Hana TOBARI “Immanence”
- 2020-11-13 [Fri] - 2020-12-06 [Sun]
- OPEN TIME
- CLOSE DAY
We are pleased to present sculpture artist, Hana Tobari’s solo exhibition “Immanence”, starting from November 13th. This is the first time Tobari is featured on her own at LOKO GALLERY. A Tama Art University BFA graduate of 2016 (her graduation work FORCE was selected Excellent Work in 2016) and MA graduate of 2018 with top honors, the upcoming artist has gained positive reviews ever since. She currently works at a shared studio in Kawaguchi, Saitama.
Tobari’s sculpture is realized by burning metal rod in flame which heats up to 3,000 degrees, combining flammable gas (acetylene gas) and oxygen until the rod liquefies. The metal drop glows in red while the burner sparks while the artist works carefully not to let it fall, which creates a highly tense scene. The confrontment of the artist and the material continues for several years, which eventuates as a mass that weighs nearly 400 kilograms, literally wrapping around the artist’s body.
Metal could be liquified, bent, distorted, and rust. It may apparently seem as if the artist is taking control over the material to create whatever she aims for. But for Tobari, who struggles with metal while tending not to force her artistic intentions to it, her recent interest is towards the form brought from the conflict of the material and her tendency.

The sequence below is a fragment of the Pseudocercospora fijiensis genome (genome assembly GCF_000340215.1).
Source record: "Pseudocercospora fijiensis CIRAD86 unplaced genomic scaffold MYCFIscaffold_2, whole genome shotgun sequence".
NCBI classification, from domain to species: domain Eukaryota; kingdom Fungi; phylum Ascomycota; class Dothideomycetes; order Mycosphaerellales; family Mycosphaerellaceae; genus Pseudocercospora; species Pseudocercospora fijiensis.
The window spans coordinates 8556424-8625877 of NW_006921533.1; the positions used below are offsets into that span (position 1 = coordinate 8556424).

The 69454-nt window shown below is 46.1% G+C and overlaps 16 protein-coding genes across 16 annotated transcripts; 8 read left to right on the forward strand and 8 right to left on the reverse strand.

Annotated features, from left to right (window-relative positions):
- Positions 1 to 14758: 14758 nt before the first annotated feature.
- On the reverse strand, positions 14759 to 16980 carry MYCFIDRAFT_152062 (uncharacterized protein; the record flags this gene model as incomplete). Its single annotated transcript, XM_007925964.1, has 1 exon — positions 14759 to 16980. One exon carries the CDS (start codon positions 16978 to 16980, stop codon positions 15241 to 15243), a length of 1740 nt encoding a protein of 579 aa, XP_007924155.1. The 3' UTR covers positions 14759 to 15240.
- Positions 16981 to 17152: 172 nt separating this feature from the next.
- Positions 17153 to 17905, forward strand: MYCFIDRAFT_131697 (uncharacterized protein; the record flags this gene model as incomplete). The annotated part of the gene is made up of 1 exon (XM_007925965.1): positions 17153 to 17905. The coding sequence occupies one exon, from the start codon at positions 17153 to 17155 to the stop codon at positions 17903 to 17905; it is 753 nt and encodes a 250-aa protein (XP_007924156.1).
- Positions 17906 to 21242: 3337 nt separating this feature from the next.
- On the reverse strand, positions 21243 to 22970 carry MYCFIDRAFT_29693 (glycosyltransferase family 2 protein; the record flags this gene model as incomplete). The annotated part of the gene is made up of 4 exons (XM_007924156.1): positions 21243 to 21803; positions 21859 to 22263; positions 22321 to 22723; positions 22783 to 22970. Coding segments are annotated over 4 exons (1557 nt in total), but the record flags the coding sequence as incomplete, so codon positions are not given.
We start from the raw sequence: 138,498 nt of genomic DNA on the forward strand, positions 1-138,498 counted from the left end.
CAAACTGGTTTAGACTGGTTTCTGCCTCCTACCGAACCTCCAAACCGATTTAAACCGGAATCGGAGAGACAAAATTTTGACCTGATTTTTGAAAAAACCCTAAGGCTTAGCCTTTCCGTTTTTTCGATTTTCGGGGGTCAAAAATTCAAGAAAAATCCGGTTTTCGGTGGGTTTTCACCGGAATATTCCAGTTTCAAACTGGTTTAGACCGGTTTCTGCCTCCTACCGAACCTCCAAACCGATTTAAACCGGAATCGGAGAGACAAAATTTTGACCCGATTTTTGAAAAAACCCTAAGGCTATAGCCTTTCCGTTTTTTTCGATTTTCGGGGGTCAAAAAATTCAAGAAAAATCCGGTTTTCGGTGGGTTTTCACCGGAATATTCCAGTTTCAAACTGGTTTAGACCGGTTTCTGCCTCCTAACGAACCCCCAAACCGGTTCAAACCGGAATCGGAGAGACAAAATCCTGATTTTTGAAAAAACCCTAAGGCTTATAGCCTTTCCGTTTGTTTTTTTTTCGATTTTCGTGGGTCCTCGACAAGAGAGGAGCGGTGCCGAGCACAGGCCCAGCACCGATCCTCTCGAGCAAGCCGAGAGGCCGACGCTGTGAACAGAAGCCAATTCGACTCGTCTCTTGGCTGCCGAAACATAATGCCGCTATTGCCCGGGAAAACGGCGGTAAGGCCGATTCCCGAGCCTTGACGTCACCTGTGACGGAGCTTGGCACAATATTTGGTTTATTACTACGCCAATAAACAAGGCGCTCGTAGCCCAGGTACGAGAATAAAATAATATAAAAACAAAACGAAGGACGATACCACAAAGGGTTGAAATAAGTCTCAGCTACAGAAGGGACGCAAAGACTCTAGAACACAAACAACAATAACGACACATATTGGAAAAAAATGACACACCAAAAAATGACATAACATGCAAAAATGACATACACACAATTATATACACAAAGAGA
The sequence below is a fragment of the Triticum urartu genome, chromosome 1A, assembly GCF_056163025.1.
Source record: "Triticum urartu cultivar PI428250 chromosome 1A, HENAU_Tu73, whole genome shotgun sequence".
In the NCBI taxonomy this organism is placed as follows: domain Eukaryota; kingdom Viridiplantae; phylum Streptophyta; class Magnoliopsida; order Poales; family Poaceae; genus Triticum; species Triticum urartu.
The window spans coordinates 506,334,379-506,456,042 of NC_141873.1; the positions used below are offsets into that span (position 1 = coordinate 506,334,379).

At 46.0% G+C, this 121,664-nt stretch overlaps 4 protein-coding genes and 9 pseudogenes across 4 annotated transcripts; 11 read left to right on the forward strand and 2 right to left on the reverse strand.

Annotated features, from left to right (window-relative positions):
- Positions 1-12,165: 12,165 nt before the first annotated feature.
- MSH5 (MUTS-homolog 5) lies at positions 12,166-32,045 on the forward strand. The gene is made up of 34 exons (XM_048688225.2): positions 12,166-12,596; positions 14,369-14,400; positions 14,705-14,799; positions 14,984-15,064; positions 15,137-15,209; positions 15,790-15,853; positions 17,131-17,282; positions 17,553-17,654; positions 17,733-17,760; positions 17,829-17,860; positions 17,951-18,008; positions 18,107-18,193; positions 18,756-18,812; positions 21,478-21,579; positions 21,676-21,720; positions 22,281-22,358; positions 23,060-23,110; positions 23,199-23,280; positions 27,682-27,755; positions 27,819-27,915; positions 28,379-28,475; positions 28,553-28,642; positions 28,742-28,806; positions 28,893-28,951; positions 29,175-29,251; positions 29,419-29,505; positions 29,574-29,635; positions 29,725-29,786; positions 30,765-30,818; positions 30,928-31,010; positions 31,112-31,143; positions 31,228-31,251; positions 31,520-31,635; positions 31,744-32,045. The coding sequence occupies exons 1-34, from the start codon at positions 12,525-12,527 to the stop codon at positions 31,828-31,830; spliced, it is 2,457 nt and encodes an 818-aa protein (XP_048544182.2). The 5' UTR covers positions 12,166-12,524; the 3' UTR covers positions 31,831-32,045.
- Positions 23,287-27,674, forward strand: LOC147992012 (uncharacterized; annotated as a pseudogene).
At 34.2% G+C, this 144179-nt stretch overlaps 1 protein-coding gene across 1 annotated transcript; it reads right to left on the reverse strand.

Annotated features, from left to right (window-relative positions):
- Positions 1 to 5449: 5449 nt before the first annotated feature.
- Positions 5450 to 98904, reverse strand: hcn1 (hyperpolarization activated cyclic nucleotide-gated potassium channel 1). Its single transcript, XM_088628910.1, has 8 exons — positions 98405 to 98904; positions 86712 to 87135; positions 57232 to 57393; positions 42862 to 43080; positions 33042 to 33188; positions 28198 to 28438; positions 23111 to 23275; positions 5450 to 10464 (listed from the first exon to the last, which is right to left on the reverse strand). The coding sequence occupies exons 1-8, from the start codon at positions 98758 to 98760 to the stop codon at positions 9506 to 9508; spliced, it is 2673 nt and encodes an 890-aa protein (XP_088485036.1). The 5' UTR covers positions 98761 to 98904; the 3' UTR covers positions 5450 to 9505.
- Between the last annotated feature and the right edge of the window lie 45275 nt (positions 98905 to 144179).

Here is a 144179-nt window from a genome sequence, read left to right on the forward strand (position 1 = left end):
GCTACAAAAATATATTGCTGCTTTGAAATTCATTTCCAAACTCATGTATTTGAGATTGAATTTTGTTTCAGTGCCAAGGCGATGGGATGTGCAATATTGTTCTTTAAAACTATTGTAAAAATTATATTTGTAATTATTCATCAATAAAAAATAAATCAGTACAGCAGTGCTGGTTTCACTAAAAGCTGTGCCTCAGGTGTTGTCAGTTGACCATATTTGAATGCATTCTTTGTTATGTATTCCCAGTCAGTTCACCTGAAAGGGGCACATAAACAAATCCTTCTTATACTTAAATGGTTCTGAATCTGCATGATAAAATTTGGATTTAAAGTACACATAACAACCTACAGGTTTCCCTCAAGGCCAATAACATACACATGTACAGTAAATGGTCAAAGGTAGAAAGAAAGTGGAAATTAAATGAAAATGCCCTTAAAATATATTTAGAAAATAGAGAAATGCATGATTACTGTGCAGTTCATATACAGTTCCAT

At this exhibition, we will present her massive sculpture works along with drawings made from metal powder which derived from the creation process. Although the size and form of her works vary, there is consistency in which the works are completed by Tobari’s repetitive subtle actions – a metaphor of the smallest unit’s life phenomenon, which continues from birth to annihilation.
Experience Hana Tobari’s sculptures. Witness how the emission of the pure energy from them tremors through the subconscious nature inside us.
The form brought from the connection and dialogue with the material,
the equivalent relationship and balance between my artistic intention and the material
– this is what I perceive as sculpture.
Burning red-hot metal, dripping them one by one, it becomes a form before I know.
It transforms like a living creature, which decays and rusts through time.
From the moment I discovered how law of nature is immanent in metal,
I feel as if my artworks are proving me what it means to make a sculpture,
to deal with metal, and to “form”.
ARTIST PROFILE: Hana Tobari